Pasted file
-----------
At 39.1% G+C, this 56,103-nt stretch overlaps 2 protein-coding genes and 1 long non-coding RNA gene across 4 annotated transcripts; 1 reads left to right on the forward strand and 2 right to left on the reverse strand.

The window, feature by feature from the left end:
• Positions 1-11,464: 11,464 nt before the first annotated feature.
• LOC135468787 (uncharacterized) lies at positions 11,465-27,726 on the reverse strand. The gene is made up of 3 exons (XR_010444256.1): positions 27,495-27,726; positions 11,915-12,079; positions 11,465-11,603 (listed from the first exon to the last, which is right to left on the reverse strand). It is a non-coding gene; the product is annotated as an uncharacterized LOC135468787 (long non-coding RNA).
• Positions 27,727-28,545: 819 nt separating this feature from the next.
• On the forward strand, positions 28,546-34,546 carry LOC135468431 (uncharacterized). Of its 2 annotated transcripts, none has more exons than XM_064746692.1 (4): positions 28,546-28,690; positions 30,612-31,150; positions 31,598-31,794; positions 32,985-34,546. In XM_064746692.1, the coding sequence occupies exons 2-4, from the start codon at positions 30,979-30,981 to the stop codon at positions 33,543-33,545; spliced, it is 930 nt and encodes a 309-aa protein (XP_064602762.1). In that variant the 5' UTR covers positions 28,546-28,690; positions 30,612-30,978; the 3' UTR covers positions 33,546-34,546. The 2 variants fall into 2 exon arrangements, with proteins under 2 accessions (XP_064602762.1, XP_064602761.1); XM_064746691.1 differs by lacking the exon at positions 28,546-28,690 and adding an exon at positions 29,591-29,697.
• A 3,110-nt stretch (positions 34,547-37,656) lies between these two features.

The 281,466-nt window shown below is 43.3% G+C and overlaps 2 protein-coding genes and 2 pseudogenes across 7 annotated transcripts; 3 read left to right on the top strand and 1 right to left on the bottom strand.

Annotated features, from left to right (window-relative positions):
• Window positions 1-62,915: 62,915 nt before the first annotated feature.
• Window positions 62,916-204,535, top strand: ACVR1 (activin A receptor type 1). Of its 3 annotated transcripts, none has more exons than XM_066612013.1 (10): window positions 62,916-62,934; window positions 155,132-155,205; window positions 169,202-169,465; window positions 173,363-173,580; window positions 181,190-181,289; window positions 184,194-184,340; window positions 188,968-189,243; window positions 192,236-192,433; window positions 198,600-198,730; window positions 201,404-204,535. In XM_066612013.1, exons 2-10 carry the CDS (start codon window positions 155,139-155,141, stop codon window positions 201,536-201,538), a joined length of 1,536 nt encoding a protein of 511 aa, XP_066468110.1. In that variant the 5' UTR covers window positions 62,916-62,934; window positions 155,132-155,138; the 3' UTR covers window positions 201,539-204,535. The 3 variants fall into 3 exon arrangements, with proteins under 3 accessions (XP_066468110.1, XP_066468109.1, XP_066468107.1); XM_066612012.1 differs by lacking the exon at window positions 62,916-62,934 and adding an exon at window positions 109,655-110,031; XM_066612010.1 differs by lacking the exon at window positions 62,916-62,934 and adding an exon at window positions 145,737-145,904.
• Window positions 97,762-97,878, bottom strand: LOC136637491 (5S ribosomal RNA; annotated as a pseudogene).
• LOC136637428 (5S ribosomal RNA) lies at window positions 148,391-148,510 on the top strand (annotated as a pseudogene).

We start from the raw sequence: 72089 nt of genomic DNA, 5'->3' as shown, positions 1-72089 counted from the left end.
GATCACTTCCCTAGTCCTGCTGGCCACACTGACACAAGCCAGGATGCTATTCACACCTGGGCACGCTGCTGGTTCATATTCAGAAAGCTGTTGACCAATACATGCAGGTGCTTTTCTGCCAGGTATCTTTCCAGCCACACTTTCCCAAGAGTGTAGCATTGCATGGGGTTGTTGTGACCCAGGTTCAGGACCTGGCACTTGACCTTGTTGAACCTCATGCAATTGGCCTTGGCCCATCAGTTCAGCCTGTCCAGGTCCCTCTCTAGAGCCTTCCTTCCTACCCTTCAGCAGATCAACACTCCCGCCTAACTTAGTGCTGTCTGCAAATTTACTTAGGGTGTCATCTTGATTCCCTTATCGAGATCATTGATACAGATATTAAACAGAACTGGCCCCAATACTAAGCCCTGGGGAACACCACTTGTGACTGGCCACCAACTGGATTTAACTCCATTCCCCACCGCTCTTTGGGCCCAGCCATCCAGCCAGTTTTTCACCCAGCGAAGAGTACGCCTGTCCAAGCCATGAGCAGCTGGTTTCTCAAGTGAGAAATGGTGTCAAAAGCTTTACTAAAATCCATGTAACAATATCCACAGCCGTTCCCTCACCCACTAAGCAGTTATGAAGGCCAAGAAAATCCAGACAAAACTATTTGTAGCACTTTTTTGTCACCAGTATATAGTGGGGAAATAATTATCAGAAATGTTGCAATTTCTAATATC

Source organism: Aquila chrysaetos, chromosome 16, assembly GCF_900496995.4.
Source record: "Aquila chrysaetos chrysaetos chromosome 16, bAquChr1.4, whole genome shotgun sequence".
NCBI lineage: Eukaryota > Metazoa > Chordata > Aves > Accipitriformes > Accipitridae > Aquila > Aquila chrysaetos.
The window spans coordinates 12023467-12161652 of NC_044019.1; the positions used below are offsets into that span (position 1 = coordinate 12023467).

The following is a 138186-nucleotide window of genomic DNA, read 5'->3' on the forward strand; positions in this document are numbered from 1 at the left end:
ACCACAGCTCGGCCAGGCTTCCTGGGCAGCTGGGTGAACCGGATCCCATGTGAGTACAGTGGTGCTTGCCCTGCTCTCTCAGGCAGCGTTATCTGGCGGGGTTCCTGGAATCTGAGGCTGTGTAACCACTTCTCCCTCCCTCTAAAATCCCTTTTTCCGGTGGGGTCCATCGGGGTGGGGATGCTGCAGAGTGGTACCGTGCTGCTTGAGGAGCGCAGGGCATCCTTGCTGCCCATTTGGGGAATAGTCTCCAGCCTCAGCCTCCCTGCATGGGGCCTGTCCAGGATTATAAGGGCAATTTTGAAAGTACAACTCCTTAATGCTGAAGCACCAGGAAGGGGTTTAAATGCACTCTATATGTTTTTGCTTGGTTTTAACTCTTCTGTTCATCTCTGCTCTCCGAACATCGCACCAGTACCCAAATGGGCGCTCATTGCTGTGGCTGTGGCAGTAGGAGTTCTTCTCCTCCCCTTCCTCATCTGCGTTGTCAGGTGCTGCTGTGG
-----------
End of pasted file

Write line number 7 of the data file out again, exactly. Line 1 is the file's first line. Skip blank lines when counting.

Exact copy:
• A 3,110-nt stretch (positions 34,547-37,656) lies between these two features.